8th Sunday in Ordinary Time, Cycle A

Today’s readings remind us that God has not only created us, but he wants to help us to grow and to thrive in a way that he has envisioned for us. This concern and care of God for his creation, big and small, is called divine Providence, and we, as creatures gifted with freedom and responsibility, can not only benefit from God’s Providence, but also help him usher creation toward the perfection that he desires for all his creatures, big and small.

In today’s First Reading we’re reminded that God’s care and concern for us goes beyond the care and concern of the creature who represents one of the greatest blessings of Providence in our lives: our mothers. Mother’s Day is rightly one of the biggest days we celebrate, sometimes overshadowing even Father’s Day. The bond between mother and child is so strong that newborn children need physical contact with their mothers in order to ensure later development. Every one of us spent our first years of life defenseless and completely dependent on our mother. Yet God’s love and concern goes beyond even the maternal: he enabled us to exist and sustains us in our existence. He created us, and our parents wouldn’t have been able to bring us unto the world without him. He wants our happiness as much as our parents and, as Isaiah reminds us, even if our parents were to forget us, God will never forget.

In today’s Second Reading Paul reminds us that our belief in Providence and our efforts to help it along will be judged by God. Paul describes himself as a servant of Christ and a steward of God’s mysteries. A servant is not an owner, and despite our mortgages and deeds and pink slips we’re ultimately accountable to the Owner-in-chief regarding how we’ve used the possessions with which he has blessed us. A steward is entrusted with the care of something and trust is essential in a steward. God wants us to cooperate in his plan of Divine Providence: “God is the sovereign master of his plan. But to carry it out he also makes use of his creatures’ cooperation. This use is not a sign of weakness, but rather a token of almighty God’s greatness and goodness. For God grants his creatures not only their existence, but also the dignity of acting on their own, of being causes and principles for each other, and thus of cooperating in the accomplishment of his plan” (Catechism of the Catholic Church, 306).

In today’s Gospel Our Lord directs our attention to the signs of God’s Providence in the present in order to not worry about the future. He could have provided for the oxygen we need to breathe by creating lots of molds and fungi, ugly green splotches, but instead he created magnificent trees, flowers and meadows that receive the sun and rain they need to grow and fulfill their purpose in the grand scheme of things in a beautiful way. Thinking about the future can be a source of anxiety and uncertainty if we lose sight of the signs around us every day of how God has created all things to be good and arranges them to help them achieve good ends and often in a beautiful way. He knows what we need before we even ask. He has also traced out a path to goodness and beauty for our lives, but, unlike plants and animals, he has given us the gift of freedom and responsibility for our actions. We can work with him to help goodness and beauty grow and endure in a lasting way: not just the necessary needs of life that people sometimes worry about too much, but the sum of all noble dreams and aspirations in God’s loving and saving plan that he calls his Kingdom. Goodness and beauty for humanity are justice and love for all who choose to welcome them and strive for them in their lives.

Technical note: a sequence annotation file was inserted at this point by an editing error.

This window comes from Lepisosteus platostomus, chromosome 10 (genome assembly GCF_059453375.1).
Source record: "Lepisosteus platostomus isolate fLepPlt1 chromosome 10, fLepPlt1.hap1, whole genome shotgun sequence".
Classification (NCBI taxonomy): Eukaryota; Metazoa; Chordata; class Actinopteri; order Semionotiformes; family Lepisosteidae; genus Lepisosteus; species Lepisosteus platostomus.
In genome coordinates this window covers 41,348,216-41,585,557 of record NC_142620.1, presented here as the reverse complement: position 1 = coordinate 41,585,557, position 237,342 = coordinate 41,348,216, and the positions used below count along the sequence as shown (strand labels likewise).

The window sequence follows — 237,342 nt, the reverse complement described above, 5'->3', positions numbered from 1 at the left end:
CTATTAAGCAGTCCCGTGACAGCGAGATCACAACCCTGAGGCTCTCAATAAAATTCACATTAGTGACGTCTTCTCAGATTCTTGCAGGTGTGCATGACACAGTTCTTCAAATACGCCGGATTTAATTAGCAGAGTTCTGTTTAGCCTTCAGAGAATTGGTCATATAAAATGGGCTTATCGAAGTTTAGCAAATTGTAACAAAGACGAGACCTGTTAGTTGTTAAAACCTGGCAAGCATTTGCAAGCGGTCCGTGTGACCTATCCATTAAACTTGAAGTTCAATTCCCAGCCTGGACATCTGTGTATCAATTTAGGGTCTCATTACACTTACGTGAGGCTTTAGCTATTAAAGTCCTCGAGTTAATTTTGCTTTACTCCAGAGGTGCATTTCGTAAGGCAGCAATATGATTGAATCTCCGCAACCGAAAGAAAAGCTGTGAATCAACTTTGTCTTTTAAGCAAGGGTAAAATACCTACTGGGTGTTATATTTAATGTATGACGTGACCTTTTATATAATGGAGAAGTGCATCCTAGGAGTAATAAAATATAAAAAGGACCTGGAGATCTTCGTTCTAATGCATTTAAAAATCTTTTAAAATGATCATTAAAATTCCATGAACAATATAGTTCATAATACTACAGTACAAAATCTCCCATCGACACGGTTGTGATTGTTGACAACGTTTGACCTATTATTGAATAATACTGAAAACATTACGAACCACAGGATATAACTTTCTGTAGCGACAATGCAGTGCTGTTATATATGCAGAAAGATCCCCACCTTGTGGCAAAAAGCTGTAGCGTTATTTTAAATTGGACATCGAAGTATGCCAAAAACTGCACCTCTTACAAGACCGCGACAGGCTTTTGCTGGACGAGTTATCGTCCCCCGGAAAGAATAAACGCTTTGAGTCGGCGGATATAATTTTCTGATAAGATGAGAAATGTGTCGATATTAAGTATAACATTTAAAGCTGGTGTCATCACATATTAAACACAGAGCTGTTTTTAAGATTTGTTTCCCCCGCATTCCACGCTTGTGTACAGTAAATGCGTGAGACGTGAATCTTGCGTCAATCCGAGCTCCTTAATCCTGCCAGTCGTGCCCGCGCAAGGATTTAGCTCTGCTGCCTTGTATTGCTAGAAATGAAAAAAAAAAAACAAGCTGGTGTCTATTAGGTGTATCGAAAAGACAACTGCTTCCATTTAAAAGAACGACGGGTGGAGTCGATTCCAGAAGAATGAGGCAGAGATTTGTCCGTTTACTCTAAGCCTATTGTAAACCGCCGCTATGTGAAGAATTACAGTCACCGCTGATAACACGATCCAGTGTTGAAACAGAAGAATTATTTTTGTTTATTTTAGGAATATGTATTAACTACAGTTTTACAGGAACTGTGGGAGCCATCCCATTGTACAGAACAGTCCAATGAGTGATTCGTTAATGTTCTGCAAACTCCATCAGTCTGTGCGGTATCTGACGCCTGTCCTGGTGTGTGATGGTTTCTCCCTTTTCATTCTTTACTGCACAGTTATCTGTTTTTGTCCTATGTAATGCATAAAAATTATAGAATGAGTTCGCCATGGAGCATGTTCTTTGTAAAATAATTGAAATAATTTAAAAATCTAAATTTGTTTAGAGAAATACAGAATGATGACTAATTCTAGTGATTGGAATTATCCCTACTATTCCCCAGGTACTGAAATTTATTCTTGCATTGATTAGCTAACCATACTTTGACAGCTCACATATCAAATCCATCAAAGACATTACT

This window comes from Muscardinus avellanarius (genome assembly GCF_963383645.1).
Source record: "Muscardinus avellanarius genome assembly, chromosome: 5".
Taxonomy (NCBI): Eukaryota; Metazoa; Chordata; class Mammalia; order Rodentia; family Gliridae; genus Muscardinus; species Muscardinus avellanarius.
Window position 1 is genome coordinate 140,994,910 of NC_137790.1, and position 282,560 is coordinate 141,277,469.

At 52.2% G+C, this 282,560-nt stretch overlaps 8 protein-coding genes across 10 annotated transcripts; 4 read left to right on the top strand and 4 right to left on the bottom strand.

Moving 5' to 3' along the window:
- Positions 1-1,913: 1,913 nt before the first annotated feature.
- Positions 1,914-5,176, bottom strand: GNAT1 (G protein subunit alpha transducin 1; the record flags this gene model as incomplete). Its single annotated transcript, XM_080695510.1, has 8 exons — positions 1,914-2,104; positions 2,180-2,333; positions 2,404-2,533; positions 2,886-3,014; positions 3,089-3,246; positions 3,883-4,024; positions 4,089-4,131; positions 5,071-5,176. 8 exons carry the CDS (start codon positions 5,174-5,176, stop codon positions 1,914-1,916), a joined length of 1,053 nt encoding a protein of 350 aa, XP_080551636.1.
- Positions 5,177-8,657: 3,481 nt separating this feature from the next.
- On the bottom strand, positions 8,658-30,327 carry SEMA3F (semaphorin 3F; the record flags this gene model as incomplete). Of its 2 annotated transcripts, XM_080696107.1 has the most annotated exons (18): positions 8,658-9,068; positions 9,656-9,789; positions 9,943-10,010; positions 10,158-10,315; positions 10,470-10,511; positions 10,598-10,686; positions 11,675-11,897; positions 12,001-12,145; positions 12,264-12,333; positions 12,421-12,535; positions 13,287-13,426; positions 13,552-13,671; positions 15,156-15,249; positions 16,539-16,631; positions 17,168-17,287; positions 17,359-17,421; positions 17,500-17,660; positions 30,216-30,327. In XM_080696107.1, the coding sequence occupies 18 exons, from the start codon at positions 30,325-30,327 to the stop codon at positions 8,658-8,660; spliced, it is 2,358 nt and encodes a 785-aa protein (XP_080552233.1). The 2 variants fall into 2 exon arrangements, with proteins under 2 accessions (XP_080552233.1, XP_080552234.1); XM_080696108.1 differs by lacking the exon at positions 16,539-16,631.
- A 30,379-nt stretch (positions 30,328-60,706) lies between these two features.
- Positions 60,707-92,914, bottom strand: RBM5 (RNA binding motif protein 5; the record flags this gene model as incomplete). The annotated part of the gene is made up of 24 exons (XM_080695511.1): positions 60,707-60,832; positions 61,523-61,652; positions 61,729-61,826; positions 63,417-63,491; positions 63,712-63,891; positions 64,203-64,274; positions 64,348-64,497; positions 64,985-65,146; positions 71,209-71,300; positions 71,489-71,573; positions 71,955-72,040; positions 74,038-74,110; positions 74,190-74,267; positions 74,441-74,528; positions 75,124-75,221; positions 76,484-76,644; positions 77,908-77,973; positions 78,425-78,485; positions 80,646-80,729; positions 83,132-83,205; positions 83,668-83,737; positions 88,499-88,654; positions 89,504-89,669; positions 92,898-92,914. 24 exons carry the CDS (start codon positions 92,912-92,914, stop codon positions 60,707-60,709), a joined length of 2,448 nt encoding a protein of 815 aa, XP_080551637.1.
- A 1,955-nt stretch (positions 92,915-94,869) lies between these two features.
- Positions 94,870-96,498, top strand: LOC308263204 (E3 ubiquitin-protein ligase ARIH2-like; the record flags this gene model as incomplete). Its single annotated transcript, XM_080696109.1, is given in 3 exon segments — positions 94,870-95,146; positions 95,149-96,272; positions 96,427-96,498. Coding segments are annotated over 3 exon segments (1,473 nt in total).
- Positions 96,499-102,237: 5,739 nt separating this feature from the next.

Let’s ask Our Lord today to help us get with the program. His program.

Readings: Isaiah 49:14–15; Psalm 62:2–3, 6–9; 1 Corinthians 4:1–5; Matthew 6:24–34. See also 11th Week in Ordinary Time, Saturday.

7th Week in Ordinary Time, Saturday, Year I

Everyone has a moment where they question the purpose of life, often a moment of depression or discouragement. Sirach today presents a list of wonders from the Lord today in the First Reading that helps us see our life as one big gift basket:

The gift of life. Our Lord created us, and he was not obliged to create us. As the most reasonable being ever, he had some idea in mind when he created us, which means we have some purpose in life to discover and enjoy.

The gift of being made in God’s image. God is pretty amazing, and he decided to make us like him. We’re a work of art depicting something wonderful.

The gift of time. We’re not living on borrowed time, but gifted time. Life is full of milestones, and we all have a deadline. Deadlines can make us amazingly productive, and the big deadline at the end of our earthly life will be the biggest milestone of all: it catapults us from here to eternity. Time is a gift, and each moment is a treasure.

The gift of his creations. The Lord has blessed us with all sorts of things in order to live, to grow, and to be happy. He’s given us so many choices of pets, but also many choices of menu. He’s given us wool sweaters, guide dogs, and hamburgers with all the trimmings.

The gift of understanding and creativity. He’s given us scientific knowledge that amazes us, movies, novels, paintings, and sculptures. He’s given us great things to discover and to share with others. He’d made us creative like him, and also made us inquisitive so that we seek him through his creatures and always strive to unravel mysteries.

The gift of knowledge beyond our immediate perceptions. We know, thanks to him, that there is a whole spiritual world underpinning our material one and also going beyond it. A world that makes life more than just a rat race of eat, sleep, strive, die. A world beyond the ordinary happenings of everyday life and any one life.